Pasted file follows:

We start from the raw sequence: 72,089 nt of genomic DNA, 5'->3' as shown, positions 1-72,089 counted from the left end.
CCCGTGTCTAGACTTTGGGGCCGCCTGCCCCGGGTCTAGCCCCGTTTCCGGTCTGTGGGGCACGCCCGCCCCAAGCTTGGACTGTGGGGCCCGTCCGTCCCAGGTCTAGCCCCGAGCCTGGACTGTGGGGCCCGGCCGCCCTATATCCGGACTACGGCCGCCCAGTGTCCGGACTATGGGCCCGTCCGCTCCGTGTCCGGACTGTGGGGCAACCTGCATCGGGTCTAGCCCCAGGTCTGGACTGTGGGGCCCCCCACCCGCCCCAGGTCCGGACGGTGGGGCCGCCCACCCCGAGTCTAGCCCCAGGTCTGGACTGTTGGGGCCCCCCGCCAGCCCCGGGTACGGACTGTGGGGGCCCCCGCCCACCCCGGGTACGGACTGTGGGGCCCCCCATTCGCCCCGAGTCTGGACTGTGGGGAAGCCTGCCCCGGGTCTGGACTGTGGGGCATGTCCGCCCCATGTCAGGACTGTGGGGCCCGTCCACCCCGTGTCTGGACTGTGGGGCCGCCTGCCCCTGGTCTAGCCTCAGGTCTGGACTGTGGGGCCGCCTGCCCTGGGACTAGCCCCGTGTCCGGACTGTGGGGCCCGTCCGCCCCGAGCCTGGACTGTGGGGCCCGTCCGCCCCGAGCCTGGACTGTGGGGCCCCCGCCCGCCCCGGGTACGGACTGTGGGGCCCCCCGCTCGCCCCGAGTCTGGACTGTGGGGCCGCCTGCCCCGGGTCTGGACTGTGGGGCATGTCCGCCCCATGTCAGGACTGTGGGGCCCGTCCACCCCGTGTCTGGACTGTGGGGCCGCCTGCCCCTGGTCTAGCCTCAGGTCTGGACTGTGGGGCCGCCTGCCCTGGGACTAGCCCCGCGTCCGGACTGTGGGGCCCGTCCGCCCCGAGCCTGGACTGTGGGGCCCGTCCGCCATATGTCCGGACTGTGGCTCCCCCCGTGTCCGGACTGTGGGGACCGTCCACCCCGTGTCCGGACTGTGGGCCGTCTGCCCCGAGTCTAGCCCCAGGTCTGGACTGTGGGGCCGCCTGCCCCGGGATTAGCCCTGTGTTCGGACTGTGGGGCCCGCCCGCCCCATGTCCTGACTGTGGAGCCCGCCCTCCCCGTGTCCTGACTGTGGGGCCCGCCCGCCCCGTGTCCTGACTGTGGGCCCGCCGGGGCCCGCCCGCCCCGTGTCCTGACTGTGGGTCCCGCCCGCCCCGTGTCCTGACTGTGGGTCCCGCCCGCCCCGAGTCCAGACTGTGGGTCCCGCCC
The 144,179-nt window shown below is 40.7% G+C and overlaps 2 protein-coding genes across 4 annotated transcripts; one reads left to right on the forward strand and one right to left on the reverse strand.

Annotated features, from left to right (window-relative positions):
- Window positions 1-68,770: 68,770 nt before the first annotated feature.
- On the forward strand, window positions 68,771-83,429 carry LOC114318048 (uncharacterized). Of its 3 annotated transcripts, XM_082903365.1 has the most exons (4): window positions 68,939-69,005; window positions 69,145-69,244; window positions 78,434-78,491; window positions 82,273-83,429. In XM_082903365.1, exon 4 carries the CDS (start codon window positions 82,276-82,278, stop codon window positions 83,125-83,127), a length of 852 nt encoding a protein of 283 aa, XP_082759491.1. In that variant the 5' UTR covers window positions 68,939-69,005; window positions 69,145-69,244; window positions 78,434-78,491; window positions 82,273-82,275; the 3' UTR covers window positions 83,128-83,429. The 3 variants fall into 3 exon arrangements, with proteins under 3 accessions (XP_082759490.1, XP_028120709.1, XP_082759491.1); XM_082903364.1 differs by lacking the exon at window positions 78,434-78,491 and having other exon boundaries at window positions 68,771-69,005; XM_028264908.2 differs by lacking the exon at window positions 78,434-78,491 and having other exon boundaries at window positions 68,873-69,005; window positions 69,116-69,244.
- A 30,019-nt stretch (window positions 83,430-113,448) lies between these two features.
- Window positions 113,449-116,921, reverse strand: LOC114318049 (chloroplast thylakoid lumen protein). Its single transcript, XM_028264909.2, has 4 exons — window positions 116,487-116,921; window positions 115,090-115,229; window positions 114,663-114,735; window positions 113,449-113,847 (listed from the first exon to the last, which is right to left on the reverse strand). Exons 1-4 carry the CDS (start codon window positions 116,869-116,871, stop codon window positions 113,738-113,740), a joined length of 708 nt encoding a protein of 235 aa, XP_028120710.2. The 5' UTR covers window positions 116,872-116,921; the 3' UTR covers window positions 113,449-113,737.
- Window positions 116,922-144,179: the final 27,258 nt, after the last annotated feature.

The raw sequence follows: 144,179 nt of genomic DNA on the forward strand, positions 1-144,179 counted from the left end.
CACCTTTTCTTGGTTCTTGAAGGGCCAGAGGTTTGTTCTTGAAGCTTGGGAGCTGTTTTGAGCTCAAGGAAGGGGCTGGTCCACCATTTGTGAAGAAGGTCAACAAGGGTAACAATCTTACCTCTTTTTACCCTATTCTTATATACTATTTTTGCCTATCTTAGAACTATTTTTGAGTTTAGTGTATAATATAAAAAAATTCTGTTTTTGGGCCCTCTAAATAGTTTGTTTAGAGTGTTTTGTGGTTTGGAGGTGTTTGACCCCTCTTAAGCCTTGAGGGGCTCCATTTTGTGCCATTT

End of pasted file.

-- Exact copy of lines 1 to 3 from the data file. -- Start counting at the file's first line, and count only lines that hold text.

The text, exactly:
We start from the raw sequence: 72,089 nt of genomic DNA, 5'->3' as shown, positions 1-72,089 counted from the left end.
CCCGTGTCTAGACTTTGGGGCCGCCTGCCCCGGGTCTAGCCCCGTTTCCGGTCTGTGGGGCACGCCCGCCCCAAGCTTGGACTGTGGGGCCCGTCCGTCCCAGGTCTAGCCCCGAGCCTGGACTGTGGGGCCCGGCCGCCCTATATCCGGACTACGGCCGCCCAGTGTCCGGACTATGGGCCCGTCCGCTCCGTGTCCGGACTGTGGGGCAACCTGCATCGGGTCTAGCCCCAGGTCTGGACTGTGGGGCCCCCCACCCGCCCCAGGTCCGGACGGTGGGGCCGCCCACCCCGAGTCTAGCCCCAGGTCTGGACTGTTGGGGCCCCCCGCCAGCCCCGGGTACGGACTGTGGGGGCCCCCGCCCACCCCGGGTACGGACTGTGGGGCCCCCCATTCGCCCCGAGTCTGGACTGTGGGGAAGCCTGCCCCGGGTCTGGACTGTGGGGCATGTCCGCCCCATGTCAGGACTGTGGGGCCCGTCCACCCCGTGTCTGGACTGTGGGGCCGCCTGCCCCTGGTCTAGCCTCAGGTCTGGACTGTGGGGCCGCCTGCCCTGGGACTAGCCCCGTGTCCGGACTGTGGGGCCCGTCCGCCCCGAGCCTGGACTGTGGGGCCCGTCCGCCCCGAGCCTGGACTGTGGGGCCCCCGCCCGCCCCGGGTACGGACTGTGGGGCCCCCCGCTCGCCCCGAGTCTGGACTGTGGGGCCGCCTGCCCCGGGTCTGGACTGTGGGGCATGTCCGCCCCATGTCAGGACTGTGGGGCCCGTCCACCCCGTGTCTGGACTGTGGGGCCGCCTGCCCCTGGTCTAGCCTCAGGTCTGGACTGTGGGGCCGCCTGCCCTGGGACTAGCCCCGCGTCCGGACTGTGGGGCCCGTCCGCCCCGAGCCTGGACTGTGGGGCCCGTCCGCCATATGTCCGGACTGTGGCTCCCCCCGTGTCCGGACTGTGGGGACCGTCCACCCCGTGTCCGGACTGTGGGCCGTCTGCCCCGAGTCTAGCCCCAGGTCTGGACTGTGGGGCCGCCTGCCCCGGGATTAGCCCTGTGTTCGGACTGTGGGGCCCGCCCGCCCCATGTCCTGACTGTGGAGCCCGCCCTCCCCGTGTCCTGACTGTGGGGCCCGCCCGCCCCGTGTCCTGACTGTGGGCCCGCCGGGGCCCGCCCGCCCCGTGTCCTGACTGTGGGTCCCGCCCGCCCCGTGTCCTGACTGTGGGTCCCGCCCGCCCCGAGTCCAGACTGTGGGTCCCGCCC
The 144,179-nt window shown below is 40.7% G+C and overlaps 2 protein-coding genes across 4 annotated transcripts; one reads left to right on the forward strand and one right to left on the reverse strand.